Informed Consent

Within a personal injury case, a patient has the right to receive from their provider of health care the necessary information that is needed to give informed consent to a procedure or a treatment. In an emergency, however, this information may not be limited to a specific procedure or treatment. This would include a description of the significant medical risks involved, any information on alternatives to the treatment or procedure if the patient requests that information, the name of the person responsible for the procedure or treatment, and the costs likely to be incurred for the treatment or procedure and any alternative treatment or procedure. Generally, it is accepted that the patient should determine all the risks and benefits from these medical decisions. 

Consent of Patient

There are various forms of consent of patients. Consent of patient when conclusively established refers to a provider of health care who has conclusively obtained the consent of a patient for a medical, surgical, or dental procedure if they find, by a preponderance of evidence, that the physician completed the following criterion. First, it is explained to the patient in general terms, without specific details, the procedure that will take place. Following, it is explained to the patient that types of alternative methods of treatment, if there are any, and their specific nature. Continuing, it is explained to the patient that there are risks going along with the procedure, including the general nature and extent of the risks involved, without enumerating such risks. Lastly, there is a obtained signature of the patient, containing an explanation of the procedure re, and the alternative methods of treatment and risks involved.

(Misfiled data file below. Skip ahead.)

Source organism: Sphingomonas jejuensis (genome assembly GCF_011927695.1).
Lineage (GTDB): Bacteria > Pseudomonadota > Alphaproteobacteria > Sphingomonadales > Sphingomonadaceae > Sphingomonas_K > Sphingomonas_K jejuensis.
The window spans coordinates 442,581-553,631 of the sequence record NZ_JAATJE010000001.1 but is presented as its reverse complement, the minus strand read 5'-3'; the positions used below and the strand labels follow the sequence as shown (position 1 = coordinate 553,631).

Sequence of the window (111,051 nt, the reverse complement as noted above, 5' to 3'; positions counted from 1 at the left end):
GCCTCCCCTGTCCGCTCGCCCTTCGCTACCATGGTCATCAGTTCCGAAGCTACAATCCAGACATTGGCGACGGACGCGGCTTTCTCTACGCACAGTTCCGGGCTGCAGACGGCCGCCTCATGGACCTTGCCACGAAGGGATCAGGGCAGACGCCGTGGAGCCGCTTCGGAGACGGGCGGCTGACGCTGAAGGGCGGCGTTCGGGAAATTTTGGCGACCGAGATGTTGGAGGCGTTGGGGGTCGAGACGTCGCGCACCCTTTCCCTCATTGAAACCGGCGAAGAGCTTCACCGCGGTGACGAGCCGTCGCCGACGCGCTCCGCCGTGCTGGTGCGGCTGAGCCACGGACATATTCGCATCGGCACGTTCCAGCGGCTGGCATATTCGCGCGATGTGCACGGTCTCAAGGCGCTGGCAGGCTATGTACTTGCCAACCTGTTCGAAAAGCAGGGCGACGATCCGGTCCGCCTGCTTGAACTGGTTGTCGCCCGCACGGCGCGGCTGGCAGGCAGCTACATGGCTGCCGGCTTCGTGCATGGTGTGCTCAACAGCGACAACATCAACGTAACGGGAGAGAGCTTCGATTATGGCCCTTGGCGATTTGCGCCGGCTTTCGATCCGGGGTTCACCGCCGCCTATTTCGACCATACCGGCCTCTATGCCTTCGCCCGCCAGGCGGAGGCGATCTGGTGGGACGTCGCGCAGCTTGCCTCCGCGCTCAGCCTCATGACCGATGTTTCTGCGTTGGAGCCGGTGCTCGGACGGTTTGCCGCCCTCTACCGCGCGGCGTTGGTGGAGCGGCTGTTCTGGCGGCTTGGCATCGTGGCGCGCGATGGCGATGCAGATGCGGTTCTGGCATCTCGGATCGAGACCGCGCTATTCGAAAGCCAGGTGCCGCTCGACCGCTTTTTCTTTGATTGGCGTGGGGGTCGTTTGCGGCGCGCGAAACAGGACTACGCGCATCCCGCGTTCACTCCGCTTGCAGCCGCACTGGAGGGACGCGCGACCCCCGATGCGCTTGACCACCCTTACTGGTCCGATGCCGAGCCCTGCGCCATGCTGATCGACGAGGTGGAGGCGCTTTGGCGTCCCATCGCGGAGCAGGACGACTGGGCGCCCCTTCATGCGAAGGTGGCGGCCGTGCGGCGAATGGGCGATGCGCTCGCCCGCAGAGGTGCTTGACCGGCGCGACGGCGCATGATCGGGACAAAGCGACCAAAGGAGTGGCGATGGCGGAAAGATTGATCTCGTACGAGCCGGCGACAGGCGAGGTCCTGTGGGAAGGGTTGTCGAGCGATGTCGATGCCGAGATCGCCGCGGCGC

Consent of patient when implied refers to another type of consent of patient. This is enacted when pursuant to competent medical judgement, the proposed medical surgical or dental procedure is reasonably necessary and any delay in performing such procedure could reasonably be expected to result in death, disfigurement, impairment of faculties or serious bodily harm. Included in this notion, a person authorized to consent is not readily available would fall under consent of a patient when implied.

Emergency Treatment or Operation 

If there is an emergency, it is impossible to obtain consent. This would be impractical even if it is from the patient or someone legally authorized to consent for. A physician may undertake surgery or other treatment provided that the physician is within a general customary practice of physicians of good standing in similar locality within similar conditions. By its nature, an emergency is an unforeseen combination of circumstances that are created in a condition in which an expert opinion of a physician or surgeon, by which they are acting under the same or similar circumstances, requires immediate care. Eventually, the physician would have to make it known to the patient on what has transpired, and preferably this would be done at the earliest convenience, meaning that once the patient is in a position, he or she is not having their life threatened anymore. 
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